A 68-year-old cachectic female with a history of Alzheimer’s dementia presents with a slowly progressive decline in functional status. She is bed bound, minimally verbal, and has lost interest in eating.
Her problems with decreased oral intake started when her diet was changed to nectar-thickened liquids. This change was made after the patient was hospitalized multiple times for aspiration pneumonia and she underwent a fluoroscopic swallowing evaluation that revealed aspiration of thin liquids. The patient’s husband requests that a feeding tube be placed so his wife doesn’t “die of pneumonia or starve to death.”
As the U.S. population ages, hospitalists are seeing a steady increase in the average patient age and the prevalence of dementia. Alzheimer’s dementia affects an estimated 4 million to 5 million Americans; this number expected to triple by the year 2050.1
As patients with dementia near the end of life, they often fail to thrive, with less oral intake and more swallowing disorders leading to aspiration. This is when physicians and patient family members must decide whether a feeding tube should be placed.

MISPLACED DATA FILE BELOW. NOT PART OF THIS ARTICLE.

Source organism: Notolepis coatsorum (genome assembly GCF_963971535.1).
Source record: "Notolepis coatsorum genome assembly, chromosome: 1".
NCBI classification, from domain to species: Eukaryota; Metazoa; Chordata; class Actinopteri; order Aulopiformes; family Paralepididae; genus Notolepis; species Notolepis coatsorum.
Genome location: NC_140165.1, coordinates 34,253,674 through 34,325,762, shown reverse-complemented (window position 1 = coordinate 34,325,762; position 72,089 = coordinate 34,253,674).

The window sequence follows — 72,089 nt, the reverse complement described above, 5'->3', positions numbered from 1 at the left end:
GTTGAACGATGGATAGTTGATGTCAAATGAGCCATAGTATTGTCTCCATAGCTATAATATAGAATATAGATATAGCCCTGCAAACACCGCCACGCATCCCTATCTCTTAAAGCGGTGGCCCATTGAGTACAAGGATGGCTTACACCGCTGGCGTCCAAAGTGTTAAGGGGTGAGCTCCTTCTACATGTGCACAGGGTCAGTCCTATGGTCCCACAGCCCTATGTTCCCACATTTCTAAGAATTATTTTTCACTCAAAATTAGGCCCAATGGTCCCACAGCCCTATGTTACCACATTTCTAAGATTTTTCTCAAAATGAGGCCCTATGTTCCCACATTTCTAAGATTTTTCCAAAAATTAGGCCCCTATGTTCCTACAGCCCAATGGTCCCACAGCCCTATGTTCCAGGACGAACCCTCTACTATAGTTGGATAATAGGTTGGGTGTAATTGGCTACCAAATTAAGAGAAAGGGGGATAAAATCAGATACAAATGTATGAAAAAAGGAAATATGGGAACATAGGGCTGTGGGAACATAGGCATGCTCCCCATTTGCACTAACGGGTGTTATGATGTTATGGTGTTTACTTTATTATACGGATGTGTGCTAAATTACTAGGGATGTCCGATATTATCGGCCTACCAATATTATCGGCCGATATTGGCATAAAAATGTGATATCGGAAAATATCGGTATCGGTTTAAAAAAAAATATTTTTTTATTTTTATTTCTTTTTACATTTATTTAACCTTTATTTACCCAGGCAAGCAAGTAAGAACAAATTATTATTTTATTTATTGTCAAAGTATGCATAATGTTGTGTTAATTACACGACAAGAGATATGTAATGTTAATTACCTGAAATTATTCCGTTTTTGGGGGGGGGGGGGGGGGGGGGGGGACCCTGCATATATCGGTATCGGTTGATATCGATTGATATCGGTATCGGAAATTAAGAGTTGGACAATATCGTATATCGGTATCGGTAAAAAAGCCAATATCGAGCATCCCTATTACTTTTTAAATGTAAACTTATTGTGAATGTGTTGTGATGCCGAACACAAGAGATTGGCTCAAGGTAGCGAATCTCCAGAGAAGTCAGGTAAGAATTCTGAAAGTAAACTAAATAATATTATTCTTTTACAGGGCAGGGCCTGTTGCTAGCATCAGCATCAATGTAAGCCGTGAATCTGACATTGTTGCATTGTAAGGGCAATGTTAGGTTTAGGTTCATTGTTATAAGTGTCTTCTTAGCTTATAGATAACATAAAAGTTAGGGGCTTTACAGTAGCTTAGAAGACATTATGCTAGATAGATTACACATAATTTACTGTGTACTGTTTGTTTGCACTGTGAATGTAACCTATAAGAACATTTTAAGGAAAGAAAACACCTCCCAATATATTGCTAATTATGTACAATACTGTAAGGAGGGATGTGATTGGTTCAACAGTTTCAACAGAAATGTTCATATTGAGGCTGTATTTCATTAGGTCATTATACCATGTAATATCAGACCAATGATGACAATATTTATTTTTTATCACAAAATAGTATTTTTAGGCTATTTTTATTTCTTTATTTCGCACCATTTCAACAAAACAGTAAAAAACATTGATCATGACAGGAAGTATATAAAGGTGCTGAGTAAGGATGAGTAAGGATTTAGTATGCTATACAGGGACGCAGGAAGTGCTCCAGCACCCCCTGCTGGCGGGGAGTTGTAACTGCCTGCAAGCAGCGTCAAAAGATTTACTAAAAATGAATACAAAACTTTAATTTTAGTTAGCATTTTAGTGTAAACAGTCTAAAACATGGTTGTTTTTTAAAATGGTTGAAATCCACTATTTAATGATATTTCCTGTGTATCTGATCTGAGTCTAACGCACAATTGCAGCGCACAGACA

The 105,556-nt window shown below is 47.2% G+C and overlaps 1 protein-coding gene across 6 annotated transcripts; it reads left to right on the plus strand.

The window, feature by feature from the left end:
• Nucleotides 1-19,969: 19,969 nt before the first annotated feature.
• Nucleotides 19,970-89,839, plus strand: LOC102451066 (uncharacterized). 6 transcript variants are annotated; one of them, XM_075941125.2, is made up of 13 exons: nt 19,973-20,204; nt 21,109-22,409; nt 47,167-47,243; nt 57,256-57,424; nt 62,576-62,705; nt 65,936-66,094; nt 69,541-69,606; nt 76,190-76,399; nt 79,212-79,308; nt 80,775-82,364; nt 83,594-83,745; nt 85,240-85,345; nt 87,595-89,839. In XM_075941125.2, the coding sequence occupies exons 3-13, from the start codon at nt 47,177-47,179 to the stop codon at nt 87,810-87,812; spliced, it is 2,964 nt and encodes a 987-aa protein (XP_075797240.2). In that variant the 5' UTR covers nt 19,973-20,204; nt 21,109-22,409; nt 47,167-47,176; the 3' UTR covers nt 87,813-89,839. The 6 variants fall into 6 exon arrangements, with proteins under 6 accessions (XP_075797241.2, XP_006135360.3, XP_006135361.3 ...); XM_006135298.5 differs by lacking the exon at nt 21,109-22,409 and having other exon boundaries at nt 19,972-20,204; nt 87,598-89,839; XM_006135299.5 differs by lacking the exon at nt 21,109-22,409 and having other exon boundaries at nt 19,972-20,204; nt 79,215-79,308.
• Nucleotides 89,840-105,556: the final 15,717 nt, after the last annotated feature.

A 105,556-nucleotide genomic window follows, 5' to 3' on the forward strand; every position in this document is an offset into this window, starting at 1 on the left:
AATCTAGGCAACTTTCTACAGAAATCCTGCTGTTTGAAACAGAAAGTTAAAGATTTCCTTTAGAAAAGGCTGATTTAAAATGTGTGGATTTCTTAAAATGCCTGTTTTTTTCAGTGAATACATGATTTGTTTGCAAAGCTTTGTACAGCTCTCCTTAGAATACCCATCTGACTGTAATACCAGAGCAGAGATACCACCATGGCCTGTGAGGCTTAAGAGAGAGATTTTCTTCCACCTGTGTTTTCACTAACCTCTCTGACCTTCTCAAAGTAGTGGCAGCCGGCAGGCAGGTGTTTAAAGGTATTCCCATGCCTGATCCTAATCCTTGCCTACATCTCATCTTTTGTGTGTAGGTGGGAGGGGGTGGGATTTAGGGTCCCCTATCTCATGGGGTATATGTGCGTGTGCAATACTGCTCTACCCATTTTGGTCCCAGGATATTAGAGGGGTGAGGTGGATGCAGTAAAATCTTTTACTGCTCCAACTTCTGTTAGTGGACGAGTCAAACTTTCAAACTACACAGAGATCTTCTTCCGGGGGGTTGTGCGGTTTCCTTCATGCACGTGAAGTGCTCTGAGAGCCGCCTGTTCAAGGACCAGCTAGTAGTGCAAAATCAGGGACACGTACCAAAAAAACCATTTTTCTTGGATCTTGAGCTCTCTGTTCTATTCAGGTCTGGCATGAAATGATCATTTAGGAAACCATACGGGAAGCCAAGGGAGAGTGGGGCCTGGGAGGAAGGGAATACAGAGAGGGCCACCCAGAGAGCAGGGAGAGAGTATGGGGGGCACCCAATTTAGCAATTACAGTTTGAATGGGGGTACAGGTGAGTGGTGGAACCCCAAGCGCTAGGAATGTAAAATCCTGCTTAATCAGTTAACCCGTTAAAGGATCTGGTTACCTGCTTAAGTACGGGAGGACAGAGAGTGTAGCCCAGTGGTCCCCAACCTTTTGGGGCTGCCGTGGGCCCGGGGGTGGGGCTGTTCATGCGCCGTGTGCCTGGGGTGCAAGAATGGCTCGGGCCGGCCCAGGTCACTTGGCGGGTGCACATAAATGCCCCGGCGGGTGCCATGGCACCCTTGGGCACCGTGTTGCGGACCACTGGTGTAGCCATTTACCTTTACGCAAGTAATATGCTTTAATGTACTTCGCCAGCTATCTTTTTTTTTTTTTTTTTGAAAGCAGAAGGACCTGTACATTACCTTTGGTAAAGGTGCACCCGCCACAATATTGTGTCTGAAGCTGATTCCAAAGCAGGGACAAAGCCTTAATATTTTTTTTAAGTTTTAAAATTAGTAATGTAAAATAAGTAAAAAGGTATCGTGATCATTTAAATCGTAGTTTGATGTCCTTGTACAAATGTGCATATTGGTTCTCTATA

Placement of a nasogastric or percutaneous endogastric gastrostomy (PEG) feeding tube has become a relatively common medical intervention instituted to maintain or improve a patient’s nutritional status. Prior to 1980, permanent gastric or postpyloric feeding tubes were placed surgically by laparotomy, but the advent of endoscopy and computed tomography (CT) guided procedures offers a simplified procedure requiring only mild sedation and local anesthesia.2
Many patients who suffer multiple bouts of aspiration pneumonia and fail a swallowing evaluation because of an irreversible process are offered a percutaneous feeding tube to maintain nutrition. A feeding tube is also seen as a way to supply nutrition at the end of life in patients no longer able or willing to take food orally.
Although it seems logical that a feeding tube might improve the outcomes of these clinical scenarios, limited literature exists on the topic because of the legal, ethical, emotional, and religious implications a large, randomized, placebo-controlled trial would entail.
Review of the Data
Placement of a PEG has become accepted as a relatively benign procedure, although it is associated with significant morbidity and mortality. Minor complications including pain, abdominal wall ulcers, wound infections, peristomal leakage, and tube displacement occur in approximately 10% of cases.3 Major complications including hemorrhage, bowel or liver perforation, or aspiration occur in 3% of cases.4